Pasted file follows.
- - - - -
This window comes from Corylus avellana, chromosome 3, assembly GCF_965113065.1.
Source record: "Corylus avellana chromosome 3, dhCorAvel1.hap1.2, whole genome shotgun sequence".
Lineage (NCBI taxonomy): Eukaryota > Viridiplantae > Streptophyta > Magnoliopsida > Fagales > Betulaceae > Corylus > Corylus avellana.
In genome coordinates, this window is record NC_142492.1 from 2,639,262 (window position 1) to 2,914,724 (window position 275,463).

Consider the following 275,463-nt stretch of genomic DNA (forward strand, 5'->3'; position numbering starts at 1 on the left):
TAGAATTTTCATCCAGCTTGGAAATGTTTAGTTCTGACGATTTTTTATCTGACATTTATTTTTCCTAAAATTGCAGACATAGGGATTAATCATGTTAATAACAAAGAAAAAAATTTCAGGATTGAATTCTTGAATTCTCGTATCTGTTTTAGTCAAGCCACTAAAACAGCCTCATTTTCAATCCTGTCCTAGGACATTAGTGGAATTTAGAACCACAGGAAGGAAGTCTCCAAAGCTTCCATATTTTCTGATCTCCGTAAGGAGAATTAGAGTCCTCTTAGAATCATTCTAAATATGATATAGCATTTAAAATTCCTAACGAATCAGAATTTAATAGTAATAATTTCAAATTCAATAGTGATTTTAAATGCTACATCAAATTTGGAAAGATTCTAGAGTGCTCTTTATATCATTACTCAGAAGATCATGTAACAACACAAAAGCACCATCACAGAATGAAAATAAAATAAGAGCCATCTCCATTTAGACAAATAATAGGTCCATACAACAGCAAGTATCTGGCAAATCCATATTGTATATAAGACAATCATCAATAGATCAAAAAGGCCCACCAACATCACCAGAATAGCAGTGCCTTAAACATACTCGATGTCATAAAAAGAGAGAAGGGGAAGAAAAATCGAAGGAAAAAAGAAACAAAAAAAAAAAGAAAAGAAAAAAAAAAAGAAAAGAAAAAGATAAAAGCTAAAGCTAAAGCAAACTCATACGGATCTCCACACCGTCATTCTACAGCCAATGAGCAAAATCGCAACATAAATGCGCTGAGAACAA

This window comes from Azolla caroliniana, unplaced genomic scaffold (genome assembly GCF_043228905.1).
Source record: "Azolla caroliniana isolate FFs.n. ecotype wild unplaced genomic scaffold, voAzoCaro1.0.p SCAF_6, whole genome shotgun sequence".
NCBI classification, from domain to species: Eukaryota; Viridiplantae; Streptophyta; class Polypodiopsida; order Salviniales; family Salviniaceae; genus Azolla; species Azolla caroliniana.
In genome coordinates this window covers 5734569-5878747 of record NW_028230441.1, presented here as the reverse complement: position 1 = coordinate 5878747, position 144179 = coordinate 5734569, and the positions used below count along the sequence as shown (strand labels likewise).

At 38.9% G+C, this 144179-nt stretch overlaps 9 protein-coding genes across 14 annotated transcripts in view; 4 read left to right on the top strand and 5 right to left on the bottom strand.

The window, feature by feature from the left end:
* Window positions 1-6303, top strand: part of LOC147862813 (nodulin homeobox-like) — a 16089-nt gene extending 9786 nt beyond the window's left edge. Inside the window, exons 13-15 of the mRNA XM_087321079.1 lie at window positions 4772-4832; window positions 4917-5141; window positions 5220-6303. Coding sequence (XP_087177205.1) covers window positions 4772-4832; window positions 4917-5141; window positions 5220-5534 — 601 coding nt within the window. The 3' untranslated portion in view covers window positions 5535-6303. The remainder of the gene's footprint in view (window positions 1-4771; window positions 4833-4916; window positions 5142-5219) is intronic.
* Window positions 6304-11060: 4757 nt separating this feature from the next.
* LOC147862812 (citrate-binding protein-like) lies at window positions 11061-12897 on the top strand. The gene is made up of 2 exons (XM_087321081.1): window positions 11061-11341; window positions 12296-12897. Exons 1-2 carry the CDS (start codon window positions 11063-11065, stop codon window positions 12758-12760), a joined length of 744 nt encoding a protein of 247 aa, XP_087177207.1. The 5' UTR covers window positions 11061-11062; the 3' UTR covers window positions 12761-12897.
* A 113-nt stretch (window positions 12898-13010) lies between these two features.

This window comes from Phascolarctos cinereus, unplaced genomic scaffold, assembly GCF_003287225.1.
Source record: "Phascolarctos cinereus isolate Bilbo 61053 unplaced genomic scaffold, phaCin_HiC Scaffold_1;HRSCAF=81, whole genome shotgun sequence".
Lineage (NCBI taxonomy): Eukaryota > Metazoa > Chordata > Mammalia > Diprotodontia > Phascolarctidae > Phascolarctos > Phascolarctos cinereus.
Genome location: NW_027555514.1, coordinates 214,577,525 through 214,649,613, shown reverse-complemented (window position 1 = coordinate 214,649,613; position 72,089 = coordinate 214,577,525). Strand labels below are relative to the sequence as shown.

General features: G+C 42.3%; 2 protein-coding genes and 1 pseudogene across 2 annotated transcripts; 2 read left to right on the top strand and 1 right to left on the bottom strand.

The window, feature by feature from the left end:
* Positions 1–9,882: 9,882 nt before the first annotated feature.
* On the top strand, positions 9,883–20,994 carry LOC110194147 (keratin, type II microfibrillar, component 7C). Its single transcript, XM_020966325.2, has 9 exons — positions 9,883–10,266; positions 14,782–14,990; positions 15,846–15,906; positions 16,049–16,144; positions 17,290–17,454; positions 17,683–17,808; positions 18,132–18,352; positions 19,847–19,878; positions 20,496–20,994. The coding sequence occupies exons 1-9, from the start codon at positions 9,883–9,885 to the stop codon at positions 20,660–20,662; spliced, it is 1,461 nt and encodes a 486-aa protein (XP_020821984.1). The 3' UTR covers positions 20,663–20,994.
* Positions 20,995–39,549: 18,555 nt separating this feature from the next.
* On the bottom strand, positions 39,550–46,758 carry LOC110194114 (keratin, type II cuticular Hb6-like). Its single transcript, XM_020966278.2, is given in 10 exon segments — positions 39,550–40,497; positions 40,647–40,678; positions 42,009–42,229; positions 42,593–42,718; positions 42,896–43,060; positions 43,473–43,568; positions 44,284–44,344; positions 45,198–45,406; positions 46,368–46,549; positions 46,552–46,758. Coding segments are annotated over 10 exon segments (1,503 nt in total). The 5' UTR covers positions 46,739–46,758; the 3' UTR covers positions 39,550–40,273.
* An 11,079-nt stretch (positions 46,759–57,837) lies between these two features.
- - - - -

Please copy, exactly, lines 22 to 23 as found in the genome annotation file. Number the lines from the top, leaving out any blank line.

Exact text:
The window, feature by feature from the left end:
* Positions 1–9,882: 9,882 nt before the first annotated feature.